‘Mare of Easttown’: The Real-Life Citizens of Easttown Are Very Conflicted About Kate Winslet’s Delco Accent

Great actors put a lot of work into bringing their characters to life that might not necessarily get noticed — and that’s the point. If they do a good enough job of embodying their characters, the efforts seem, well, effortless. Plenty of stars have gotten into amazing shape in order to bring a particularly fit character to the screen. Many stars also turn to extensive research in order to make sure they understand their characters when there’s a real-life counterpart — even if most of the details they learn never make it into the script. 

Actors change their appearance, learn new information, and adapt their mannerisms to transform into a different person while they take on a role, and that includes changing the way they talk. Getting an accent right, however, can be a very tricky thing, and many who attempt to pick up a dialect that’s not their own will earn themselves some snickers from native speakers. 

The reception of Kate Winslet‘s Delco accent in Mare of Easttown has been quite conflicted. 

‘Mare of Easttown’ is undoubtedly Pennsylvanian 

Kate Winslet stepping out of a car
Kate Winslet in Mare of Easttown | Michele K. Short/HBO

There’s no doubt about the fact that Mare of Easttown is fully immersed in its Pennsylvanian locale. Not only is the name of a real Pennsylvanian town in the title, but the show also shot on location, which is fairly rare for a series located out of a major filming city. 

The Los Angeles Times spoke with Marc Heppe, chair of the real-life Easttown’s board of supervisors. He explained that locals are really proud of creator Brad Ingelsby’s success with the series and their adjacent part in it: “We have it posted as a banner on the township website. The director, Brad Ingelsby, hosted a special meeting at our library. I would say that folks here are equally happy for him and his production.” 

Even though the show is named for Easttown and partially shot in the real-life town (as well as in surrounding small towns), it’s not meant to fully represent reality. As Ingelsby told Philadelphia Magazine, the fictional Easttown is “an amalgam of some of the towns in the area.” 

What was more important than capturing the specific details of one small town was capturing the general culture of the area as a whole, and Ingelsby did so in multiple ways. While the fictional portrayal of Easttown is more “blue collar” than the real-life one, Ingelsby set out to capture a particular Pennsylvanian lifestyle.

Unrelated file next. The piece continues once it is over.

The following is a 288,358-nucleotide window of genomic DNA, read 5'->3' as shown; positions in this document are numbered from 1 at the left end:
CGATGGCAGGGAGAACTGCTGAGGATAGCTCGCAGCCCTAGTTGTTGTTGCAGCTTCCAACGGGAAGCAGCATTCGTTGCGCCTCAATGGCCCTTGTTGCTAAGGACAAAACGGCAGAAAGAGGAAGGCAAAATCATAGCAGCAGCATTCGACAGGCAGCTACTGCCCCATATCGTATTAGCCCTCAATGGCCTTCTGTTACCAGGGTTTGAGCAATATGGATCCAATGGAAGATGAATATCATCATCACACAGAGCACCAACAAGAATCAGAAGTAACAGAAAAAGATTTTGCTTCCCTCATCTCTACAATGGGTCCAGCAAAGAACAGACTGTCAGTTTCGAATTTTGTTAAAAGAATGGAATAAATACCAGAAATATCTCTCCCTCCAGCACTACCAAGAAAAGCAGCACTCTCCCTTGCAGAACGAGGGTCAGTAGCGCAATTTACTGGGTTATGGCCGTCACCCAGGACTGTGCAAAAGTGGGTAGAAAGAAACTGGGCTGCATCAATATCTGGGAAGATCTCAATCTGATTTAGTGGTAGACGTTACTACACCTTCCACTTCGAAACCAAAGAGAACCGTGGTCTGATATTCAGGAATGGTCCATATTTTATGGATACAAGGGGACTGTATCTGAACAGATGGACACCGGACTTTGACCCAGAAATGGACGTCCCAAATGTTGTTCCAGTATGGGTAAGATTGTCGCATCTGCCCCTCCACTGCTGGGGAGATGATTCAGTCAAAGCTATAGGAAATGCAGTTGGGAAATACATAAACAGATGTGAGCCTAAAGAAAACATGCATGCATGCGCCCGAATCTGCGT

Food and speech patterns helped define ‘Mare of Easttown’ aesthetic

One way that Ingelsby captured the heart of Pennsylvanian culture was through the food. The characters are frequently chowing down on authentic Philly-area fare such as hoagies from Wawa. Another major aspect that helps demonstrate the show’s authenticity is the speech patterns of the characters. 

Winslet plays protagonist Mare, and she got into character from head to toe. Part of that required wearing a sloppy wardrobe that helped demonstrate Mare’s lack of care for how others viewed her. Another part of it was slipping into Mare’s accent. 

Mare’s accent is supposed to be rooted in the Delco language variant (which stands for Delaware County). Winslet was born and raised in England, but she’s taken on American accents before. This one, however, was a real challenge. “This accent drove me crazy! There are varying degrees of it,” the actor explained. She worked with a dialect coach in an effort to get it right. 

Real-life Easttown citizens are torn about the accent

Winslet certainly hits the accent hard, and it has even become a running gag that showed up on an SNL sketch parodying the series. As Kate McKinnon’s Winslet-like character slurs her words together to the point of unintelligibility, the poke at Winslet’s efforts is clear. 

Evan Peters, another star of the series, also worked hard to get his accent right, and when the pandemic shut down filming, he had to work extra hard to not lose the work he’d done while he waited to wrap up filming. He explained to Variety that he listened to a clip of a man named Steve Baylor to practice it over and over. 

Did the actors’ hard work pay off? Obviously, some people are poking fun at it, and not all locals are convinced they got it right, but the prop master grew up in the area, and her daughter overheard a local dental assistant talking about how realistic the series was. Even if the stars didn’t get the accent exactly right, they certainly showcased sincere effort at capturing the heart of Delco. 

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